However, medical products with digital twins can have vast implications in fighting the war against falsified medical products. The sophisticated digital tags on these products can act as a unique identifier, at the same time providing a user-friendly way to verify their authenticity. Both retailers and consumers just need to authenticate the product using the digital tag which will allow it to confirm the product’s genuineness by running it against an online database.

Going one step further by taking advantage of a highly connected ecosystem, fraudulent products can instantly be reported by consumers directly to manufacturers and city authorities. City authorities can thus keep track of regions in the city reporting counterfeits and crack down on the sources for such illegal operations.

The goal of smart cities is to create intelligent urban spaces and infrastructures to improve the lives of their citizens. But the first step towards this goal is to set up digital twins for products to bring them onto the Internet of Things platform. For these automated and intelligent systems would be impossible without various products generating and transmitting data about themselves. At this point, we have barely scratched the surface with IoT’s potential to create smarter cities, and smart connected products will lead the way in laying the foundation for the cities of the future.

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According to the statistics by the Food and Agriculture Organization (FAO), 1/3rd of the total food produced for human consumption goes to waste. This accounts for more than 1.5 billion tonnes of food going to waste in the world today which is a staggering number!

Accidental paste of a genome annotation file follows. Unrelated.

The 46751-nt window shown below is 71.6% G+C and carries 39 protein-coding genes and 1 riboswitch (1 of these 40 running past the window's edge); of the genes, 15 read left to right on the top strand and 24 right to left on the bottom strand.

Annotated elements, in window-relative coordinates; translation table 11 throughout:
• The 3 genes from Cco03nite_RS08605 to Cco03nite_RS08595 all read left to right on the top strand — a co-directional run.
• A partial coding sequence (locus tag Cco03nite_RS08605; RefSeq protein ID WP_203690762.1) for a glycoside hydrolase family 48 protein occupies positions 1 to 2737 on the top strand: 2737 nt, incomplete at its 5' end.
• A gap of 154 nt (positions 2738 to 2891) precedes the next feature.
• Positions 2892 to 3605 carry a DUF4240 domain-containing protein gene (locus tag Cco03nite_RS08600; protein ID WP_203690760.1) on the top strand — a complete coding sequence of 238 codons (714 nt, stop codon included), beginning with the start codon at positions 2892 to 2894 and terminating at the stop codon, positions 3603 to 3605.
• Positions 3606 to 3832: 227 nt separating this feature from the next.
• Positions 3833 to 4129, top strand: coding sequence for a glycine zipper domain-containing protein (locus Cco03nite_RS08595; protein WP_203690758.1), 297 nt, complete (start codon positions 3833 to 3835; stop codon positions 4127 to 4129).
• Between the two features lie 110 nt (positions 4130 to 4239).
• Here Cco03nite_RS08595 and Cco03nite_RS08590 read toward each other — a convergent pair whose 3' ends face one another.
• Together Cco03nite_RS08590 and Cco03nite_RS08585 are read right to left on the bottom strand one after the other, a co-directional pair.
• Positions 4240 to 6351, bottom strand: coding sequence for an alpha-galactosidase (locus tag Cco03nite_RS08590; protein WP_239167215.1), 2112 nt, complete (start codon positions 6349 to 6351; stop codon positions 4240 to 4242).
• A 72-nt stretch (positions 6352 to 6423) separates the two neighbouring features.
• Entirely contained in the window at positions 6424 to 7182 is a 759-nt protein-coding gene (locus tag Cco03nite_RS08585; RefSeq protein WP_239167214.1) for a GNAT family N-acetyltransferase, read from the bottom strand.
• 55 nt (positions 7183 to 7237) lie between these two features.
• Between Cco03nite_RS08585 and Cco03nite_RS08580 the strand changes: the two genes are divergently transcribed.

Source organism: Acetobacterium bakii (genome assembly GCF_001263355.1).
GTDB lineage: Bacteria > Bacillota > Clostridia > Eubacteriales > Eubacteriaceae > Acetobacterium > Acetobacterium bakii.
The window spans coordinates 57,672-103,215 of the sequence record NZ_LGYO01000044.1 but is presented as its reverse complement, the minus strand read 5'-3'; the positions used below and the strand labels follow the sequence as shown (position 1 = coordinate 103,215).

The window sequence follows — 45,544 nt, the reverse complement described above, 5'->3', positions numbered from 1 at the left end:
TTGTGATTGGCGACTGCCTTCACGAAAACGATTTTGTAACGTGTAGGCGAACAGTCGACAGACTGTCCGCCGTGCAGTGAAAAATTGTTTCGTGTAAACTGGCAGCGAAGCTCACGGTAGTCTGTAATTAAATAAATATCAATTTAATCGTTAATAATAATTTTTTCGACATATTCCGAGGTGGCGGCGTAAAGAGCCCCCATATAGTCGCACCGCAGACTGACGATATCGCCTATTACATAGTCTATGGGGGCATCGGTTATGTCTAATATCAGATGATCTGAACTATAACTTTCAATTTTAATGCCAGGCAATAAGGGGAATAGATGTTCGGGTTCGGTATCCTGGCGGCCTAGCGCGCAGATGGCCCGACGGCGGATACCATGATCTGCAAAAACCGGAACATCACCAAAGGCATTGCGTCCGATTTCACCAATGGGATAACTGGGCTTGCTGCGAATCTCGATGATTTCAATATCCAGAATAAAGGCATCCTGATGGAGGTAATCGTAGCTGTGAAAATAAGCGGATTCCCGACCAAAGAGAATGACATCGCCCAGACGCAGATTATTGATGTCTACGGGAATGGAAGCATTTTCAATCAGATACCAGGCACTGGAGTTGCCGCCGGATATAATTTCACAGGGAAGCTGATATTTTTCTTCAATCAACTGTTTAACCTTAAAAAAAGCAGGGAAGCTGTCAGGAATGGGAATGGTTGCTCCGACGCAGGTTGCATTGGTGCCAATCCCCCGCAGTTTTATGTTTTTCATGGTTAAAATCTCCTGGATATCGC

As per the Economic Research Survey (ERS), United States Department of Agriculture USDA reported nearly 12.3% of the US was food insecure at some point in 2016. This raises serious concerns provided the gravity of the situation. With food insecurity looming communities worldwide, preventing world hunger has been identified as a key global development goal.

And a large part of this problem is contributed from the consumer side of the food supply chain.

Today, technology enables anyone with a smartphone and internet to develop applications that can help solve global level issues. A number of driven companies within the food & beverages manufacturing / CPG retail space have committed resources to providing solutions that deal with the issue of ‘food safety and management’

We have already talked about how IoT Platforms can play a role in recycling and smarter waste management.